Marriage is not a right

There’s this little debate going on about marriage in South Carolina today. Something about marriage rights.

I recently got married.

Really, I did.

I’m by no means an expert on this whole marriage thing, but I can tell you one thing: I didn’t have the right to get married.

This will sound asinine to many. Of course, I had the right to marry whoever I wanted. This is America. But that’s not how marriage works.

Marriage is not a right. Rights belong to individuals; marriage by definition must involve two people.

When I proposed to my now wife in April, she could have turned me down. When we asked our preacher if he would do the counseling and ceremony, he could have told us to take a hike or refused on grounds that we weren’t good for each other (That should happen more often.). The venues we used for said celebration could have been booked or not felt like having wedding related things that day or time. We could also have never been able to get to the county offices to get a license, and if we did, the judge could still have refused for various reasons.

Rights are also inalienable, regardless of what a government says. No one can rightly force you to adhere to a religion you don’t believe, nor can they rightly go through all your crap without cause. Rights aren’t dependent on what year it is or on getting a piece of paper from someone whose salary is derived from the forced redistribution of the citizenry’s incomes.

However, there are cases when one can have a marriage rightfully terminated, namely in the case of divorce over unrepentant adultery.

My wife didn’t have to assent to my marriage request. I couldn’t legally stop her if she left. I have no right to be married. If anything, I gave up rights in order to be married, because my marriage is ultimately not about me.

Let the record show that even as a theologically conservative Christian, I’ve gone this entire blog without bringing up biblical passages addressing the complimentarian nature of marriage, which would have made this blog easier.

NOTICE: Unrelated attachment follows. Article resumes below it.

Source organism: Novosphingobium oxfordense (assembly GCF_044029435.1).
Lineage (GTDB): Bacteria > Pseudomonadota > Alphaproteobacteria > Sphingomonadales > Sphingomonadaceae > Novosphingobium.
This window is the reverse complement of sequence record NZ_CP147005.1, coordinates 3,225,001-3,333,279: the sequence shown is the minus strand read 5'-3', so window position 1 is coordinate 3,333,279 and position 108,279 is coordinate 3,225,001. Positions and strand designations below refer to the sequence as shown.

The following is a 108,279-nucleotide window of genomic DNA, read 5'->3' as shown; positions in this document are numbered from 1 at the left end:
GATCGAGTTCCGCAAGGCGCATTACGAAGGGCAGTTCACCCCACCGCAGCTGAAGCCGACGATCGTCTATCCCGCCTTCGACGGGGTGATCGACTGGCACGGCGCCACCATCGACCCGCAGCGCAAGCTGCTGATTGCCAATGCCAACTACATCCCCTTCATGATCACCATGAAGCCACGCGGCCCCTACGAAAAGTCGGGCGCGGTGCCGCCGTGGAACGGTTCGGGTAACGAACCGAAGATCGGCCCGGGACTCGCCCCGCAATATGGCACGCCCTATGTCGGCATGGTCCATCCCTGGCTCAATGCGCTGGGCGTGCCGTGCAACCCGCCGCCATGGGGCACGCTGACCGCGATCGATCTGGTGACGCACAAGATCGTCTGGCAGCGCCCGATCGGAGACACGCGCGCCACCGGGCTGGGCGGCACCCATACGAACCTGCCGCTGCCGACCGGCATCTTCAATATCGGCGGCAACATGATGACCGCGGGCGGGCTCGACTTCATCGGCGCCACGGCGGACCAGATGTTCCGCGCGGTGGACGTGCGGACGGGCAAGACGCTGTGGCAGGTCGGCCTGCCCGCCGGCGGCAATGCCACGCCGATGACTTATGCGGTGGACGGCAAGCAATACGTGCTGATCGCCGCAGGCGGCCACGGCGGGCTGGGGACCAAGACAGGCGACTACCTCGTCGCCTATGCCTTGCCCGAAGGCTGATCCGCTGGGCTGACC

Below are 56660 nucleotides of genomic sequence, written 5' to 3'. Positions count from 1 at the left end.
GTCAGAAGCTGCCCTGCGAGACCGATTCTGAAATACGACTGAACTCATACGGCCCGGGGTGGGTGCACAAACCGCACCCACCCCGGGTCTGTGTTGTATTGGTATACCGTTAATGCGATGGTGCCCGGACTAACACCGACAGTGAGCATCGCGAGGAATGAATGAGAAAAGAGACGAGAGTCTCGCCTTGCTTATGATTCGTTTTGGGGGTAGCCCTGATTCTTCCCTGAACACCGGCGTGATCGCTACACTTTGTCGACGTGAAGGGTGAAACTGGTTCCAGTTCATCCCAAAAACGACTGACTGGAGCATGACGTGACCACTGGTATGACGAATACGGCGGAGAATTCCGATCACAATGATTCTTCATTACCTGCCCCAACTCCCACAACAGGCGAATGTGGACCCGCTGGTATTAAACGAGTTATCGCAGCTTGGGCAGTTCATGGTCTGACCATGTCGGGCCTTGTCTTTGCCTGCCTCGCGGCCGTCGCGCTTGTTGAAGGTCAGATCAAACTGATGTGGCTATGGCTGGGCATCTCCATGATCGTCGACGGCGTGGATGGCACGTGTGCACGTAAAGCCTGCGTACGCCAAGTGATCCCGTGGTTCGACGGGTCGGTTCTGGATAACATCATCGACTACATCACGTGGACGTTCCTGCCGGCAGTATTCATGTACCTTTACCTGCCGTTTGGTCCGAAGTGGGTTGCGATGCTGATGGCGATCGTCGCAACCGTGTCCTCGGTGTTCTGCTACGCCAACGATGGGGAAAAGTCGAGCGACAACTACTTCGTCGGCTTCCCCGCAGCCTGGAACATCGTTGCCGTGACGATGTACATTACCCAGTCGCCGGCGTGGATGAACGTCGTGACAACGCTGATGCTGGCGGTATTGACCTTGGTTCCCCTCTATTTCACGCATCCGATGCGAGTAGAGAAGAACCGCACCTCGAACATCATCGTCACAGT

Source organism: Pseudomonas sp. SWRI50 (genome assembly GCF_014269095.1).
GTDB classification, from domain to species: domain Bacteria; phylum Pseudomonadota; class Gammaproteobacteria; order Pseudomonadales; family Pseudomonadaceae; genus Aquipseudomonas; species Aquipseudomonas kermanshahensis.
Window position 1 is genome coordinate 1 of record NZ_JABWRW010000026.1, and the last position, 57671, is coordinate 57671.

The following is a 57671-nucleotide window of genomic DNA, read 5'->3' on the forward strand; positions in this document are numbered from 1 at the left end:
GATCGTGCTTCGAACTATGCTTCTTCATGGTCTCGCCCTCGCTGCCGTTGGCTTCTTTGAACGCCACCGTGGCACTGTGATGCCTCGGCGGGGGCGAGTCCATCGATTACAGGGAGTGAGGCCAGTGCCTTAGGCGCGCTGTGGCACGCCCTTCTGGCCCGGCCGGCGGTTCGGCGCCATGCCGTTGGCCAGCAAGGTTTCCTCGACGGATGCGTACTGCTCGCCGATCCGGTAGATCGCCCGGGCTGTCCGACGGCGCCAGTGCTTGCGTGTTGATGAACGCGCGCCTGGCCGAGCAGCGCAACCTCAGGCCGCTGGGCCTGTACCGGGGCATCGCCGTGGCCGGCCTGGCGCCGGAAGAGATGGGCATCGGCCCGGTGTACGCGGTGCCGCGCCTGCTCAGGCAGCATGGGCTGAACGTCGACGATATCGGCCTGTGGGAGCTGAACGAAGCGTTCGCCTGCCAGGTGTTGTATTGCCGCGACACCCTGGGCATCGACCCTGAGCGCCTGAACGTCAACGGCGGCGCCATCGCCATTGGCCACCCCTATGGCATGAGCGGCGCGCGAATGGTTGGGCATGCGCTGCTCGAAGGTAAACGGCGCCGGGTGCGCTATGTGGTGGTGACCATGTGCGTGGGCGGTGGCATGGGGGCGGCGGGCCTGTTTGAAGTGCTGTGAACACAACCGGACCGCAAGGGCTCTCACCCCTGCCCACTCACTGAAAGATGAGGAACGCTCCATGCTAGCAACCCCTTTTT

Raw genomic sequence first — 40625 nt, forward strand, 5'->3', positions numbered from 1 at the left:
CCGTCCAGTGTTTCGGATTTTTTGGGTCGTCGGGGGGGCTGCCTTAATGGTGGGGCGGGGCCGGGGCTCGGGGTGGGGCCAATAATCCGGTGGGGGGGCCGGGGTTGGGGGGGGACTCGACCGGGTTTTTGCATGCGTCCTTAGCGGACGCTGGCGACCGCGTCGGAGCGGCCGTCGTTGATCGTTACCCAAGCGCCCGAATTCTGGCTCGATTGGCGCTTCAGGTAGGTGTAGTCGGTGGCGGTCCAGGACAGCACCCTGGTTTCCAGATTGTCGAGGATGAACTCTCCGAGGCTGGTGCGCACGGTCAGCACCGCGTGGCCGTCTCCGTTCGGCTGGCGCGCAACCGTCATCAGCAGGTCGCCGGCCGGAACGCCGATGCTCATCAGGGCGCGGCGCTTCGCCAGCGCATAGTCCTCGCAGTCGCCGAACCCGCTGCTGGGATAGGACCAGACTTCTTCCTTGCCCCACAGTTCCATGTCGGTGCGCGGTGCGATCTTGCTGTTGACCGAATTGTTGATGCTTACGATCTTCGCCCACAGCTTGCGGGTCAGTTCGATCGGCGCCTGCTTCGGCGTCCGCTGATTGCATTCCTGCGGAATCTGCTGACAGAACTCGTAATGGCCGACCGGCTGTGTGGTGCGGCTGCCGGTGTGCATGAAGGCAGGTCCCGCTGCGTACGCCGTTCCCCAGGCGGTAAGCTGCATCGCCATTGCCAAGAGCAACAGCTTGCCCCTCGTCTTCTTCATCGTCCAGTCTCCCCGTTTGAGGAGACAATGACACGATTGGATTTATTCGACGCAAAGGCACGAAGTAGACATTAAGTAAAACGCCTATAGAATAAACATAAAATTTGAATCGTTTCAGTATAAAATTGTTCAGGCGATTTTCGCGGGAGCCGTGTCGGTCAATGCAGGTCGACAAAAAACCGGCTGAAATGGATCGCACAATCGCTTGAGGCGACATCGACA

Nevertheless, the point stands that marriage is not a right for anyone. It can rightfully be refused to you, and your feelings on a subject or biological rumblings don’t get to define what it is.

I’d like to know your reactions to this, but keep it civil.

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The Dalai Lama’s endorsement of gay marriage is hypocritical

The Dalai Lama came out last week in support of homosexual marriage, saying that sex of any kind is fine as long as it’s consensual.

I have to take this opportunity to show you that this stance is entirely hypocritical. In fact, Buddhism itself is illogical.

And has some serious freakin’ ear lobes.

Buddhism’s chief goal is to eliminate desire, and it says that desire is the root of every problem. The inconsistency is that any kind of marriage, sex or relationship is based in some kind of desire. Mr. Lama is encouraging his followers to pursue the exact thing his religion is seeking to eliminate.

Oops.

Honestly, the problem lies within Buddhism itself. It’s goal is to end desire, but that’s a desire. It’s a self-defeating system.

I know I’ll piss off a few people, but I have to call them as they are. Dalai Parton is the head of a religion that literally works against itself, and he just encouraged more failures of his own system.